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Title: Computational fluid dynamics and particle image velocimetry characterization of a solar cyclone reactor
Other Titles: CFD and PIV characterization of a solar cyclone reactor
Authors: Ozalp, Nesrin ×
Chien, Min-Hsiu
Morrison, Gerald #
Issue Date: 2013
Publisher: American Society of Mechanical Engineers
Series Title: Journal of Solar Energy Engineering vol:135 issue:3 pages:031003/1-031003/15
Abstract: Solar thermal cracking of methane produces two valuable products, hydrogen gas and solid carbon, both of which can be used as a fuel and as a commodity. During the course of this two-phase phenomenon, carbon particles tend to deposit on the solar reactor window, wall, and exit. When they accumulate at the reactor exit, the agglomeration of these particles completely blocks the exit. This problem has been the major issue preventing solar cracking reactors from running continuously. To address this problem, a cyclone solar reactor was designed to enhance the residence time and allow carbon particles to rotate in the reactor instead of moving towards the exit inlarge particle groups together. A prototype reactor was manufactured to test the concept, to better understand and explain the flow dynamics inside the solar cyclone reactor and to analyze the flow via particle image velocimetry (PIV). Advanced measurement and computational techniques were applied to build the prototype reactor. Computational fluid dynamics (CFD) analysis employing discrete phase model (DPM) was used to predict the particle transport phenomenadel (DPM), whereas PIV was applied for the experimental part of the work. To understand the flow evolution along the vortex line, several images in the axial direction along the vortex line were captured. The results showed that when the main flow was increased by 25%, the axial velocity components became larger. It was also observed that the vertical vortices along the vortex line showed stronger interaction with outward fluid in the core region. This implied that the horizontal twisting motion dominated the region due to the main flow, which could trap the particles in the reactor for a longer time. Furthermore, when the main flow was increased by 50%, the flow displayed a cyclone-dominated structure. During the velocity evolution along the vortex line, more vortices emerged between the wall region and core region, implying that the energy was transferred from order to disorder. In summary, by appropriate selection of parameters, the concept of an aero-shielded solar cyclone reactor can be an attractive option to overcome the problem of carbon particle deposition at the reactor walls and exit.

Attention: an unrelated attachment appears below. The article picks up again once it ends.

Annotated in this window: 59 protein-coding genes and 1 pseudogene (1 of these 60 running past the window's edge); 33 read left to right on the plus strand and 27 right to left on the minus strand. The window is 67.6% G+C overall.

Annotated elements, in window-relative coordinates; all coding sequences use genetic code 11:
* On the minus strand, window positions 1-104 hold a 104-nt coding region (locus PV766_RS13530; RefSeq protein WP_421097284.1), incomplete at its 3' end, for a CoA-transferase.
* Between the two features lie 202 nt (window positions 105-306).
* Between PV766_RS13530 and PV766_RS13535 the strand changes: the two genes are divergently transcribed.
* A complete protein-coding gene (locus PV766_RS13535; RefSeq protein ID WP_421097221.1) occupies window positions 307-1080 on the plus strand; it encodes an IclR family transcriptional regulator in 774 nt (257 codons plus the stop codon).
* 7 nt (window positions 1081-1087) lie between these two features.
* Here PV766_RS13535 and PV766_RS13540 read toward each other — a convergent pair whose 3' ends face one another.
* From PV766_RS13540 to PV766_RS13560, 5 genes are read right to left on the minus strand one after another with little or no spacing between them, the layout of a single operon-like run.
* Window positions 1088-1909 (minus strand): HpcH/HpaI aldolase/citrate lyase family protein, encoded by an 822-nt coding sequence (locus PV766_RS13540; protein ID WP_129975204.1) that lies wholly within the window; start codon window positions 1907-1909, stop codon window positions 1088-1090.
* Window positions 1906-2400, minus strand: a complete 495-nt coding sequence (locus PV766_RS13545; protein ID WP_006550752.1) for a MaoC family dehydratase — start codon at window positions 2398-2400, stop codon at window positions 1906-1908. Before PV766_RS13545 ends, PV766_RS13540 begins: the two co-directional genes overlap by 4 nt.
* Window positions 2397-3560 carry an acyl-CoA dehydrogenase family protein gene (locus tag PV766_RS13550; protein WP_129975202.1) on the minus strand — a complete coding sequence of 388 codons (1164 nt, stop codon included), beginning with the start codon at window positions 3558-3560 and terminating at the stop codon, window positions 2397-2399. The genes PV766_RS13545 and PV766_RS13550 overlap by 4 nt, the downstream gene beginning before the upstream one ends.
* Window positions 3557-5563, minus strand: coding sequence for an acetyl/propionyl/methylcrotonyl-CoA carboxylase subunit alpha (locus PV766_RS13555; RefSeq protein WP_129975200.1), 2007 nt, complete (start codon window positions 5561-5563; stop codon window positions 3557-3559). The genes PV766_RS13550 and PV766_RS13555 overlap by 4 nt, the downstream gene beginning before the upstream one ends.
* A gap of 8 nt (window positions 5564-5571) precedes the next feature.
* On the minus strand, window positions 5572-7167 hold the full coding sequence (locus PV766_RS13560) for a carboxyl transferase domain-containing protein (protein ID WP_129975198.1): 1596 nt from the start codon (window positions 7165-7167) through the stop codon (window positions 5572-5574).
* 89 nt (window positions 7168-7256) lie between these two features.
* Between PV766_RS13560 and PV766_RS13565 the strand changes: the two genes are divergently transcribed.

ISSN: 0199-6231
Publication status: published
KU Leuven publication type: IT
Appears in Collections:Non-KU Leuven Association publications
× corresponding author
# (joint) last author

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